I've been a physiotherapist in Vietnam, volunteering in four different hospitals, a school for disabled kids, and out in the community in Da Nang, Hoi An, and rural Quang Nam since 2005. And while my first years here were certainly educational for me and afforded me the opportunity to personally help countless disabled Vietnamese people, I--like every other foreign therapist I have spoken with--was unable to make any significant impact upon the way in which Vietnamese-trained physiotherapists practice physical therapy. As you can see from earlier blog posts, I had in fact given up on trying to change practice here and instead, since 2010, been focused solely on providing hands-on rehab for patients at the Traditional Medicine Hospital of Da Nang, a 140 bed non-acute facility that had an abundance of stroke patients, but not much to offer in terms of physiotherapy.
However, when Dr. Nguyen Van Anh became director of the facility a year ago, everything changed. Not only did he immediately begin renovating the sadly deteriorated hospital and grounds, he also initiated several new projects, including a widely acclaimed drug rehab program. And--of particular interest to me--he brought in a large number of newly graduated Vietnamese therapists on a probationary basis and told them that if they wanted to work in this hospital, they would be required to follow and learn from me. This has made all the difference in the world! Although neuro-rehabilitation is an especially challenging aspect of physical therapy and although their earlier training had left them without the ability to evaluate, plan and implement effective treatment regimes for individual stroke patients, our young therapists have been doing their very best under my guidance. I would not say that they are "world class" therapists at this point, but they are head and shoulders above any other therapists that I've encountered in the ten years I've been volunteering in Vietnam. And they continue to improve with each new patient that they treat. I am so very proud of them!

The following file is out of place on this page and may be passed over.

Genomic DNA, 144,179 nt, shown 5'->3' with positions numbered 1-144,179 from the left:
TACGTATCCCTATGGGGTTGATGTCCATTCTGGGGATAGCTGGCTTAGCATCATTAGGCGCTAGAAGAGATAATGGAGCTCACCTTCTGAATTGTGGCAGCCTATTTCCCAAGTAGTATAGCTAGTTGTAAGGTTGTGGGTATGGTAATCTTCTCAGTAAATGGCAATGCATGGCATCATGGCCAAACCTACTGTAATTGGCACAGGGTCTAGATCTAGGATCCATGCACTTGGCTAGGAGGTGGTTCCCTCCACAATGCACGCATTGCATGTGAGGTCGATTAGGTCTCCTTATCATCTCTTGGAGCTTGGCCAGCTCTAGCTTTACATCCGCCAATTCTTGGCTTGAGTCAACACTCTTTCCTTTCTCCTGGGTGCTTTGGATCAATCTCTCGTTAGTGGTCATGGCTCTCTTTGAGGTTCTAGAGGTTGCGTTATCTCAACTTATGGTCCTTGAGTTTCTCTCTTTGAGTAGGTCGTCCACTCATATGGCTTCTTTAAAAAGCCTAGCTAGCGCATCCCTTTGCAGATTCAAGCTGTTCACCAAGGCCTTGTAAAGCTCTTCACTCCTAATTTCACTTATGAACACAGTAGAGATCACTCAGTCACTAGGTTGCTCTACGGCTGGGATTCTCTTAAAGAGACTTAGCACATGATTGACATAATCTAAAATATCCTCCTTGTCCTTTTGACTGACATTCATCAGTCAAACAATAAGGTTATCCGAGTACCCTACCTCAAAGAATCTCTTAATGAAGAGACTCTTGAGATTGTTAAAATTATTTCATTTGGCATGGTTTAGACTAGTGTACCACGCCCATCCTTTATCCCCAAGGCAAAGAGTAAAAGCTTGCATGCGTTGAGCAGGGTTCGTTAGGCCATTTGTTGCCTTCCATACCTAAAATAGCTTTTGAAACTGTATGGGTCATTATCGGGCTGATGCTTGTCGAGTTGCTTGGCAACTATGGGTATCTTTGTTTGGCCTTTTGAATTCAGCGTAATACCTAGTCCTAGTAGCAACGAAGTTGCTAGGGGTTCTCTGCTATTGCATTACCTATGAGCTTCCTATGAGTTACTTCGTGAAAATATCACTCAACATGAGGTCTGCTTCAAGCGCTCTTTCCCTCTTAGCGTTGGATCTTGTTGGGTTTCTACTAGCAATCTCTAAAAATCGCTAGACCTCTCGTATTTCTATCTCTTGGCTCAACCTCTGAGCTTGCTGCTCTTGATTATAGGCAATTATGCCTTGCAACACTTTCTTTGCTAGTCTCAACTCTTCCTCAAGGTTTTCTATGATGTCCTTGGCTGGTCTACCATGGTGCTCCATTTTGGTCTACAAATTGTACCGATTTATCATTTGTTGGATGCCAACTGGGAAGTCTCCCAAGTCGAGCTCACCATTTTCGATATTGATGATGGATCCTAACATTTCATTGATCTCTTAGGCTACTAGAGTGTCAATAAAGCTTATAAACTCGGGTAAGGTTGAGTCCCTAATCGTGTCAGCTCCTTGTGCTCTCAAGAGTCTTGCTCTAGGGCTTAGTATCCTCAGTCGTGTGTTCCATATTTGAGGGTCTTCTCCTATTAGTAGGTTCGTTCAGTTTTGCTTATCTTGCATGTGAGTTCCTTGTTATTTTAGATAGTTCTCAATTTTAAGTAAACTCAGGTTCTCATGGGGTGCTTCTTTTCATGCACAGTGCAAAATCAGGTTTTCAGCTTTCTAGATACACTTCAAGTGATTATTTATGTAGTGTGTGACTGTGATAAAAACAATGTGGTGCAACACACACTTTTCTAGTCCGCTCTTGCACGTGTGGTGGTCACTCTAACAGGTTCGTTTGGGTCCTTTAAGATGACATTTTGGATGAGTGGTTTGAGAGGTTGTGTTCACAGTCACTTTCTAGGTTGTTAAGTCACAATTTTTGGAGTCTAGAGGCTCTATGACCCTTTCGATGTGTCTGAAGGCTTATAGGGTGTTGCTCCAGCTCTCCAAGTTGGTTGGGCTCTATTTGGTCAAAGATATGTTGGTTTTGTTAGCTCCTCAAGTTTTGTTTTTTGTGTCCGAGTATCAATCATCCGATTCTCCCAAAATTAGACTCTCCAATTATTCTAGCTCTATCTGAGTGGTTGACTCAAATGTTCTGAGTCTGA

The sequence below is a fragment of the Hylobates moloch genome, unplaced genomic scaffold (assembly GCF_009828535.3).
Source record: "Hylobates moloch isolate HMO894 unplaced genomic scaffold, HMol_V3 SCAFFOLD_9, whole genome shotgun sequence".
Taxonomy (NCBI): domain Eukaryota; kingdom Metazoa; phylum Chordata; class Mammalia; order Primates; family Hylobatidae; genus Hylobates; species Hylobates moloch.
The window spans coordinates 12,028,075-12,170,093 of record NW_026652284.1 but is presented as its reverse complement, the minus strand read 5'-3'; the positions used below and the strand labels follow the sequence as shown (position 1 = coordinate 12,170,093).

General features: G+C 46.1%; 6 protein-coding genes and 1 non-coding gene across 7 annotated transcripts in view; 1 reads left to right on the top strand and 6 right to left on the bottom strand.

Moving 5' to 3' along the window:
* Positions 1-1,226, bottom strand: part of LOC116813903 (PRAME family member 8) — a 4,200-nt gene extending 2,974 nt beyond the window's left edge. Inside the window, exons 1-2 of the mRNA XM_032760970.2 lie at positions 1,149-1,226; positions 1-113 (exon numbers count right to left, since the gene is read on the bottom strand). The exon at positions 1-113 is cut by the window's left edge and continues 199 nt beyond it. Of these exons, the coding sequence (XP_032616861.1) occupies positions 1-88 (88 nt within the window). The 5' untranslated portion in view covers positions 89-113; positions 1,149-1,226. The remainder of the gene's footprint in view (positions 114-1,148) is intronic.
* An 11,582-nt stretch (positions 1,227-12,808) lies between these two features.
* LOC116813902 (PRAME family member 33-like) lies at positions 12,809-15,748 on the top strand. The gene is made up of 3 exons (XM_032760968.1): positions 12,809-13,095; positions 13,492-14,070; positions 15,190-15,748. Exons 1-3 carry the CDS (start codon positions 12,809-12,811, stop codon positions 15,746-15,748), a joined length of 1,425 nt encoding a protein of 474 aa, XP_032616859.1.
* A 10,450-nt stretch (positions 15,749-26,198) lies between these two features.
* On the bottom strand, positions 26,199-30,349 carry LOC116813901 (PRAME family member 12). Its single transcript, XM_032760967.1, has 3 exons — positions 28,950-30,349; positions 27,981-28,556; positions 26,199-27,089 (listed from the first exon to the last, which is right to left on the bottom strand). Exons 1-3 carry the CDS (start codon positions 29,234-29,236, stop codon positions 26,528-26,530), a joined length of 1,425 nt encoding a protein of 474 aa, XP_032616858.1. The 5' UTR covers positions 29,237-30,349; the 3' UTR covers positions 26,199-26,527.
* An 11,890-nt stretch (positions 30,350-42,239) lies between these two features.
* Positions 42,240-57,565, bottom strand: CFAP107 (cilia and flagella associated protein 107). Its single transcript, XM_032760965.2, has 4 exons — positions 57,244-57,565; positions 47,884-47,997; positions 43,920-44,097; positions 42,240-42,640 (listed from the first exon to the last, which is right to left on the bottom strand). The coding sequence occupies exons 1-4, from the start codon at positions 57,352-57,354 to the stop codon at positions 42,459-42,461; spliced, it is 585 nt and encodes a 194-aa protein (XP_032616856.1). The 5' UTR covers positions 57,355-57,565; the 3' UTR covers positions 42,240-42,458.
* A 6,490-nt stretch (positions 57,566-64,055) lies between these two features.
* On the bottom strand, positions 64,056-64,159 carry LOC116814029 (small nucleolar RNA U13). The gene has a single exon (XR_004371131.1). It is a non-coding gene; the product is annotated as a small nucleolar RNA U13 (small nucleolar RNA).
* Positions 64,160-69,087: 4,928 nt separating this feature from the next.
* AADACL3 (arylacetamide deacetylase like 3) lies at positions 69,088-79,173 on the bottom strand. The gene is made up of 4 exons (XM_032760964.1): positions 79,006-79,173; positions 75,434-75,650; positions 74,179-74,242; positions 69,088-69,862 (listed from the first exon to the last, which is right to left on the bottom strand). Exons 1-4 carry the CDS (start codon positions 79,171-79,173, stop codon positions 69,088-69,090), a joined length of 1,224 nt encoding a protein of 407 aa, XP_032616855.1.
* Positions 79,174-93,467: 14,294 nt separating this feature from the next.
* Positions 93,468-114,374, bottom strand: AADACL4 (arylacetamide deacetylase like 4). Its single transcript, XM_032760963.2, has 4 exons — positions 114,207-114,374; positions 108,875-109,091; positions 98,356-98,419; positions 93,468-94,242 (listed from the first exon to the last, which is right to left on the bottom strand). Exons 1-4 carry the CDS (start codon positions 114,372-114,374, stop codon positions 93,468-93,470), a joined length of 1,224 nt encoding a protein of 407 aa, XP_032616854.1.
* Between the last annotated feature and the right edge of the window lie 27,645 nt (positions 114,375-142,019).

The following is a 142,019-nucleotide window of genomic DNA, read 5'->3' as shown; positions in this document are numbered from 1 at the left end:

Remarkably, word of mouth has already brought us an ever increasing number of patients from the city of Da Nang itself and also from Hoi An, Quang Nam, Quang Ngai, and Hue, as well as from the mountainous region to the west and the off-shore islands of Cham and Ly Son. In fact, in the days immediately following the Tet holiday this year, 45 stroke patients were admitted to our service while other nearby rehab facilities received but a few. Our patients now include not only those who had been frustrated by ineffective rehab treatment they had received elsewhere, but also new stroke patients, transfered to us directly following their initial acute stay at the General Hospital of Da Nang.
Dr. Anh has a new vision, and I'd like to help him achieve that as well. We would like to create an effective Early Intervention program for children with cerebral palsy and developmental delays. Existing child rehab programs in Da Nang attempt to deal piecemeal--with very minimal success--with older children who have already developed contractures and/or maladaptive movement patterns. We want to catch kids early and work together with the child's family to guide them on a developmental path which holds the best potential for their optimal development. Thanks to our open-minded therapists and to our supportive administration, we have a wonderful opportunity to do something great for the disabled children of Da Nang and their families. Now all we need is an experienced foreign paediatric physiotherapist to guide us in our efforts. If you know of anyone who might be interested in such a long-term volunteer opportunity, please send them our way!